A Federal judge in California upheld a ban on persons who have a license to carry a concealable weapon (CCW) from carrying a handgun within 1,000 feet of a K-12 public or private school.
The problem is there is no such ban. California’s Gun-Free School Zone Act of 1995 provides several exemptions to its ban on carrying a firearm within 1,000 feet of a K-12 public or private school and one of those exemptions is for those people who have a license to carry a concealable weapon.
I had not paid too much attention to this particular case given that it was yet another concealed carry lawsuit and because it was a concealed carry lawsuit in which the CalGuns Foundation is a plaintiff.
Truth be told, I had not bothered to read the decision of the district court until after I read an Amicus brief filed by the CATO Institute, a left-wing libertarian group which refused to help me in my lawsuit which seeks to overturn California’s Open Carry bans, Nichols v. Brown.
The first paragraph of the CATO Institute Amicus brief states:
“[N]o concealed carry license holder can carry his or her weapon within 1000 feet of a school … “
This prompted me to read the Federal district court judge’s decision and sure enough, it said:
“Plaintiffs challenge the constitutional validity of amendments to the Gun Free School Zone Act of 1995 (the “Act”) passed in 2015 as Senate Bill 707, 2014-15 Reg. Sess. (Cal. 2015) (“SB 707”). (Dkt. No. 1 (hereinafter, “Compl.”) ¶ 1.) The Act prohibits the possession of a firearm within a school zone, which includes any area on the grounds of, or within 1,000 feet of, a public or private school.”
Senate Bill 707 “SB 707” removed the automatic exemption CCW holders had when carrying a concealable weapon in schools and on school grounds. It did not remove the exemption that CCW holders have while carrying a concealable weapon (i.e., handgun) in the 1,000 foot gun-free school zone that extends from the grounds of a K-12 public or private school.
Also, the firearms prohibition in the California Gun-Free School Zone Act of 1995 (PC 626.9) is limited to concealable firearms:
PC 626.9(c)(2) states:
“This section does not prohibit or limit the otherwise lawful transportation of any other firearm, other than a pistol, revolver, or other firearm capable of being concealed on the person, in accordance with state law.” (emphasis added)
Under California law, rifles and shotguns and any other firearm which is not concealable is exempted from the 1,000 foot prohibited zone as is the lawful possession of any firearm “Within a place of residence or place of business or on private property, if the place of residence, place of business, or private property is not part of the school grounds and the possession of the firearm is otherwise lawful.” PC 626.9(c)(1).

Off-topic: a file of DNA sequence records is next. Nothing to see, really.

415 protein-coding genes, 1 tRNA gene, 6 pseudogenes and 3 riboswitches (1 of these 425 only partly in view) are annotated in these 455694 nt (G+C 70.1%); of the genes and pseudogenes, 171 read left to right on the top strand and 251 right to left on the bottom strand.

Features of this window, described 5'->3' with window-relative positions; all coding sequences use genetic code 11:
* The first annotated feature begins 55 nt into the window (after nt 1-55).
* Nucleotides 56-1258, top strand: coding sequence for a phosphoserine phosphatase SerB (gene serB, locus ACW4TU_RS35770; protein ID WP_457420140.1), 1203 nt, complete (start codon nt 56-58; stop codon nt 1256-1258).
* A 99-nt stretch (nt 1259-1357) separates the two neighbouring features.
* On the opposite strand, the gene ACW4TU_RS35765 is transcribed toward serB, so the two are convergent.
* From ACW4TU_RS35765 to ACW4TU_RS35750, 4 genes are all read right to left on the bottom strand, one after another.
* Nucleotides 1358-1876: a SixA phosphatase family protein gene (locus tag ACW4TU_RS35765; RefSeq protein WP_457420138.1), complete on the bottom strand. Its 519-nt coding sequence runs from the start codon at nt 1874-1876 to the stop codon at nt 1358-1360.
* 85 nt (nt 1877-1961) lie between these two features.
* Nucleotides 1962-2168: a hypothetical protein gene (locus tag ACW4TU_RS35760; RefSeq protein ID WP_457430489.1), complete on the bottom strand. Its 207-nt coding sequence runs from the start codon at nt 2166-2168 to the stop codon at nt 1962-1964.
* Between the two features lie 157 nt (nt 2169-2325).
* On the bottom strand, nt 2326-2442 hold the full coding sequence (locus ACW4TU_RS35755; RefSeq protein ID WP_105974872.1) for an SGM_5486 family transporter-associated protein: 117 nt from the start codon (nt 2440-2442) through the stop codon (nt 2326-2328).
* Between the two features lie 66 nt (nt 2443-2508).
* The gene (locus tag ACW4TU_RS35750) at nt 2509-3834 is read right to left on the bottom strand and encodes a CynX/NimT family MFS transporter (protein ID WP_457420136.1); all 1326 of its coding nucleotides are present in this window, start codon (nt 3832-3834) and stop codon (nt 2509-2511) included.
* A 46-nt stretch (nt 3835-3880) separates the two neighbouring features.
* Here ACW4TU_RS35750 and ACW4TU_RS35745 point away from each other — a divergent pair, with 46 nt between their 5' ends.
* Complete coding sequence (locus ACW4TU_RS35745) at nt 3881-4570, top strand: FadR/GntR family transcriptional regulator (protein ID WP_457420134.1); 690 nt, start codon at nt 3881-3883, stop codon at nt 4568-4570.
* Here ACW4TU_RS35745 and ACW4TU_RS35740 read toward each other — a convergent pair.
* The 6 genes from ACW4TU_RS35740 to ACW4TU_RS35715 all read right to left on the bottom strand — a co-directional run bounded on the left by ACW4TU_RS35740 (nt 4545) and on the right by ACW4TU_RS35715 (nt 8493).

When one is within the 1,000 foot “gun-free” school zone and not in or on one of the exempted places within the zone then handguns must be unloaded and in a fully enclosed, locked container. This applies to even antique handguns and handguns which are incapable of being fired.
This lawsuit, Garcia v. Becerra (formerly Harris), was filed one year ago. The Amicus brief filed by the CATO Institute was filed on April 10, 2017, nearly one year to the day this case was first filed.
One would think this was plenty of time for at least one of the lawyers whose fingerprints are all over this case to have noticed that the judge upheld a ban which does not exist? Not to mention Federal Judge Beverly Reid O’Connell who issued the decision and Magistrate Judge Alexander F. MacKinnon who was also assigned to the case, both of whom are lawyers as well.
As this is a Federal case, judges are prohibited from issuing “Advisory Opinions” which is what Judge O’Connell did when she held that the nonexistent prohibition on CCW holders carrying firearms (handguns) within 1,000 feet of a K-12 public or public school is constitutional.
The question now is whether or not any of the three 9th circuit court judges assigned to hear the appeal of this case will bother to read the statute at issue in this case and remember that they, as Federal judges, are prohibited on issuing advisory opinions?
Apparently, none of the lawyers in this case bothered to read the law or, if they did, none of them understood what it says, including the two lawyers from the Cato Institute who filed the Amicus brief.
This makes it a good thing the CATO Institute turned me down. With lawyers like that …
The briefs and the decision of Federal Judge O’Connell can be found at my website by clicking here.